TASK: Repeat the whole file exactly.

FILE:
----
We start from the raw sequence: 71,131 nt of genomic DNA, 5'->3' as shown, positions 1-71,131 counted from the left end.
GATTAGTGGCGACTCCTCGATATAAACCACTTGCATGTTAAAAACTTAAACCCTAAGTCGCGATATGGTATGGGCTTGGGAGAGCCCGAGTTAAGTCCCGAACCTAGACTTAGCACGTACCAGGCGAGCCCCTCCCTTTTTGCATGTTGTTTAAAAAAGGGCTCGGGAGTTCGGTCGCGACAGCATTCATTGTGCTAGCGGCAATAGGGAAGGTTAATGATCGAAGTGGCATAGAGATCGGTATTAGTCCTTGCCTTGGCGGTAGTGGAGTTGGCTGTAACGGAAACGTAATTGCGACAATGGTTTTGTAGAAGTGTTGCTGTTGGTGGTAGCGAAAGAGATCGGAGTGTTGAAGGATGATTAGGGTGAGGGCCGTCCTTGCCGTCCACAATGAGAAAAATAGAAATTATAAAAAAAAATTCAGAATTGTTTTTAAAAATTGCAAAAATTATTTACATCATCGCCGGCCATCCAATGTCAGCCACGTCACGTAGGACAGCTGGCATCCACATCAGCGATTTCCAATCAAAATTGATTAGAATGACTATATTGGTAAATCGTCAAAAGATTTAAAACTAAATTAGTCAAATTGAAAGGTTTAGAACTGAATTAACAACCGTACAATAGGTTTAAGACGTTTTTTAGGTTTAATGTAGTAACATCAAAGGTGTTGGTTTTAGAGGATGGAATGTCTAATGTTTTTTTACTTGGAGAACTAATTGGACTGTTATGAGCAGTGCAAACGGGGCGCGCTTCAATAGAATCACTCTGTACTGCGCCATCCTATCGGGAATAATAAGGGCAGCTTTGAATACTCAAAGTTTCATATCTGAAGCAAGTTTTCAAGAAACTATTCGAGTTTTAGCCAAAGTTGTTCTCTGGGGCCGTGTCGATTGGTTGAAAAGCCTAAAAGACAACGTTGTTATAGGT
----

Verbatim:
We start from the raw sequence: 71,131 nt of genomic DNA, 5'->3' as shown, positions 1-71,131 counted from the left end.
GATTAGTGGCGACTCCTCGATATAAACCACTTGCATGTTAAAAACTTAAACCCTAAGTCGCGATATGGTATGGGCTTGGGAGAGCCCGAGTTAAGTCCCGAACCTAGACTTAGCACGTACCAGGCGAGCCCCTCCCTTTTTGCATGTTGTTTAAAAAAGGGCTCGGGAGTTCGGTCGCGACAGCATTCATTGTGCTAGCGGCAATAGGGAAGGTTAATGATCGAAGTGGCATAGAGATCGGTATTAGTCCTTGCCTTGGCGGTAGTGGAGTTGGCTGTAACGGAAACGTAATTGCGACAATGGTTTTGTAGAAGTGTTGCTGTTGGTGGTAGCGAAAGAGATCGGAGTGTTGAAGGATGATTAGGGTGAGGGCCGTCCTTGCCGTCCACAATGAGAAAAATAGAAATTATAAAAAAAAATTCAGAATTGTTTTTAAAAATTGCAAAAATTATTTACATCATCGCCGGCCATCCAATGTCAGCCACGTCACGTAGGACAGCTGGCATCCACATCAGCGATTTCCAATCAAAATTGATTAGAATGACTATATTGGTAAATCGTCAAAAGATTTAAAACTAAATTAGTCAAATTGAAAGGTTTAGAACTGAATTAACAACCGTACAATAGGTTTAAGACGTTTTTTAGGTTTAATGTAGTAACATCAAAGGTGTTGGTTTTAGAGGATGGAATGTCTAATGTTTTTTTACTTGGAGAACTAATTGGACTGTTATGAGCAGTGCAAACGGGGCGCGCTTCAATAGAATCACTCTGTACTGCGCCATCCTATCGGGAATAATAAGGGCAGCTTTGAATACTCAAAGTTTCATATCTGAAGCAAGTTTTCAAGAAACTATTCGAGTTTTAGCCAAAGTTGTTCTCTGGGGCCGTGTCGATTGGTTGAAAAGCCTAAAAGACAACGTTGTTATAGGT